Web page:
2 High-Yield Stocks to Counter the Rising Cost of Living

The cost of living has been steadily rising for years, and the pace has only been expedited ever since the pandemic. You can raise your income with dividends to counter its impact.

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Increasing yield

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Maintaining a decent cost of living and ensuring that inflation and prices of goods and services across the spectrum rise at a steady pace is one of the main jobs of the government and its financial bodies. While even a government can’t control prices rising due to international supply-and-demand fluctuations, there is a lot it can do in this regard.

The Bank of Canada (BoC), for example, is determined to keep inflation in check. There are a lot of measures — some light, others quite aggressive — that BoC and other financial bodies can take to keep prices in check, other than increasing benefit payments.

But you might not want to rely solely on the government to solve these problems for you. While there is precious little you can do to keep the cost of living in the country in check, you can maintain your cost of living at manageable levels. Even if you can’t adopt a fully frugal lifestyle, some frugal habits might still help you keep your expenses lower.

You can also start a passive or a second income to match the rising cost of living, and one way to do it is by stashing high-yield dividend stocks in your TFSA.

A REIT

While Nexus REIT’s (TSX:NXR.UN) 5.3% yield is still juicy enough, it was even more attractive up until November 2020. The stock has risen at a powerful pace of 90% since then, which is unusual for this relatively slow stock. Before the pandemic crash, the stock’s valuation was almost static, but ever since the market crash, it has turned into a powerful growth stock.

The good news is that the valuation is still near fair territory; however, if the stock keeps rising like this, it may change soon. At its current yield, the company can offer you about $88 a month if you invest $20,000 in it. That might not seem enough, but it’s more than enough to offset the impact of rising inflation and the cost of living. If you can wait for the stock to normalize, you might be able to lock in an even more attractive yield.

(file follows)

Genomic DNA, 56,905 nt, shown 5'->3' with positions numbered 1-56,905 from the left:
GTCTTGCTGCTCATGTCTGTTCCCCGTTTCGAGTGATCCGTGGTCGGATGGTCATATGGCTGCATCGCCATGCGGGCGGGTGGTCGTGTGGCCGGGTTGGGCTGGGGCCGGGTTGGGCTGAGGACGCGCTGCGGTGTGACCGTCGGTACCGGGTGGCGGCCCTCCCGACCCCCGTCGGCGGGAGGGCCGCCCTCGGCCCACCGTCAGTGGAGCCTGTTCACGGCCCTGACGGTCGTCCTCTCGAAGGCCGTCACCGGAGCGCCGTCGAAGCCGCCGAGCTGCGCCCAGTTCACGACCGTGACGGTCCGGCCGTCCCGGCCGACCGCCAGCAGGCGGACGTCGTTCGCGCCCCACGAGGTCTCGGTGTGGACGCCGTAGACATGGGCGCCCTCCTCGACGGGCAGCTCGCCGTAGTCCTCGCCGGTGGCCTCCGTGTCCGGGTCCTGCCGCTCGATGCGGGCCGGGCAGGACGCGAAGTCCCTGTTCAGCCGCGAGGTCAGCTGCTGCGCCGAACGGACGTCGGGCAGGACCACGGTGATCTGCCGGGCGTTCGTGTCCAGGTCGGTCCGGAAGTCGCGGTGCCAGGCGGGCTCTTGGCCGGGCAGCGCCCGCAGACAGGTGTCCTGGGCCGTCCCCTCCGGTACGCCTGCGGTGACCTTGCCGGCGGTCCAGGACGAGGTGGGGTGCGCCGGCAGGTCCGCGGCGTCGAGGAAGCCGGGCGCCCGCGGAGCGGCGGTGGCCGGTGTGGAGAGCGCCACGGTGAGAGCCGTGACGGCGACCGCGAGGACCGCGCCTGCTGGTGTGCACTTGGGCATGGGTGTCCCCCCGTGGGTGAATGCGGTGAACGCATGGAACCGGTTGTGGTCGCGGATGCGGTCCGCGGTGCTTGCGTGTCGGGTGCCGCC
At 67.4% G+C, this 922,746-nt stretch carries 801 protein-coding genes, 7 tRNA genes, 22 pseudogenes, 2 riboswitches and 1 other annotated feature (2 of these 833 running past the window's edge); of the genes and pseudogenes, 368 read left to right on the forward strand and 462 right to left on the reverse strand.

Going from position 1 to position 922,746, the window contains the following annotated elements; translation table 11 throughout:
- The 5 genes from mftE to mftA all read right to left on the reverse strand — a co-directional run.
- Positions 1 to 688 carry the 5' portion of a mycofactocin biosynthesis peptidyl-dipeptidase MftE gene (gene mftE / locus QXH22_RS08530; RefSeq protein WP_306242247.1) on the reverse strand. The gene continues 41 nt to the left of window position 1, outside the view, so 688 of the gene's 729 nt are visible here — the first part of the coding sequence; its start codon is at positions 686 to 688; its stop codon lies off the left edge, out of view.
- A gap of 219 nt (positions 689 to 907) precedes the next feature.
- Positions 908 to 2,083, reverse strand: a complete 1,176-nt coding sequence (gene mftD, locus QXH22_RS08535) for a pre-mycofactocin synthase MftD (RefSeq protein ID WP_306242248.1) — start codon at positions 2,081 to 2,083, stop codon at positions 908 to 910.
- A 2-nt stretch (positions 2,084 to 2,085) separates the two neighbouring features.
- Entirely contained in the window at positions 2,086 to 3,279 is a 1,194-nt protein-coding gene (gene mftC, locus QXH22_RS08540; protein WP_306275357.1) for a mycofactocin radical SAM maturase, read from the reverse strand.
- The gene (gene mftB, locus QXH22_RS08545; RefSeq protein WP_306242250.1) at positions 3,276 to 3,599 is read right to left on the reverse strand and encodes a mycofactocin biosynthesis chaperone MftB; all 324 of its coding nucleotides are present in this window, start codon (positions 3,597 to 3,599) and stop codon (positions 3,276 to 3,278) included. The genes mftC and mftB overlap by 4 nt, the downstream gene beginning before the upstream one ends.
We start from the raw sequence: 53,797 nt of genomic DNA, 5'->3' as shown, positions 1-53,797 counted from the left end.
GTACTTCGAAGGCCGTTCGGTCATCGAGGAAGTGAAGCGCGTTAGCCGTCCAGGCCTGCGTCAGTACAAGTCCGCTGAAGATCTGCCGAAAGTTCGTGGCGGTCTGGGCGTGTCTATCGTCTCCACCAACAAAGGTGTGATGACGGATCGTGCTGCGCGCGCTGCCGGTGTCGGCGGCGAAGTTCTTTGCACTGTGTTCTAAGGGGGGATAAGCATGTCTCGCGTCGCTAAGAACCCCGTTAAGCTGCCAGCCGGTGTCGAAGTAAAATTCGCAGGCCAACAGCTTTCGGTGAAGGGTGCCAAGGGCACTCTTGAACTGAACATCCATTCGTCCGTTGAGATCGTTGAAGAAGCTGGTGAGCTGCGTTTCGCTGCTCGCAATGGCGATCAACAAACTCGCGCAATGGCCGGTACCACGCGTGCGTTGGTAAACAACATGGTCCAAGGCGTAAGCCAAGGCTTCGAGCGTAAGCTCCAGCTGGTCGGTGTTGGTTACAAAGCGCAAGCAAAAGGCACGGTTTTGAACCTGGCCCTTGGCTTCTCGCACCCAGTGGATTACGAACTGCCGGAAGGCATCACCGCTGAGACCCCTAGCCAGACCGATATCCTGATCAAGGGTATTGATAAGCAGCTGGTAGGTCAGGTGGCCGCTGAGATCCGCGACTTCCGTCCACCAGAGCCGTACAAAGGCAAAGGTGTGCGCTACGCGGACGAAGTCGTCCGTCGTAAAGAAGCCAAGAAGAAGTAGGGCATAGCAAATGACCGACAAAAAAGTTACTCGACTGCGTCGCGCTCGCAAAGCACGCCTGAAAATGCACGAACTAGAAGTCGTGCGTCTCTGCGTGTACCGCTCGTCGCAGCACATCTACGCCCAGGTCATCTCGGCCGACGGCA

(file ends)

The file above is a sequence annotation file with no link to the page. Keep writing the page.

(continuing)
An investment management company

If you are looking for a higher yield, one option you may want to consider is the Montreal-based investment management firm Fiera Capital (TSX:FSZ). The company has about $179.5 billion worth of assets under management and a well-diversified portfolio of clients. The company serves both private wealth and institutional clients and has a large geographical reach, including Europe and Asia.

The company is still trading at a 17% discount from its pre-pandemic price, but it’s aggressively overvalued, with a price-to-earnings ratio of 104. The price-to-book ratio of 2.7 is high but not at the same level as the price-to-earnings ratio. And even though it doesn’t offer a lot of capital growth potential, its 7.8% yield is reason enough to put this stock in your TFSA for passive income. With $20,000 invested, it can offer you a monthly income of $130.

Foolish takeaway

The two generous dividend stocks are enough to give you a raise that might help with the rising costs. And if the companies stay profitable, you might see an increase in the payouts. But the two stocks are purely dividend stocks, and any capital appreciation you might get would be the secondary benefit and not a factor you might want to consider when vetting these stocks.

This article represents the opinion of the writer, who may disagree with the “official” recommendation position of a Motley Fool premium service or advisor. We’re Motley! Questioning an investing thesis — even one of our own — helps us all think critically about investing and make decisions that help us become smarter, happier, and richer, so we sometimes publish articles that may not be in line with recommendations, rankings or other content.

Fool contributor Adam Othman has no position in any of the stocks mentioned. The Motley Fool has no position in any of the stocks mentioned.

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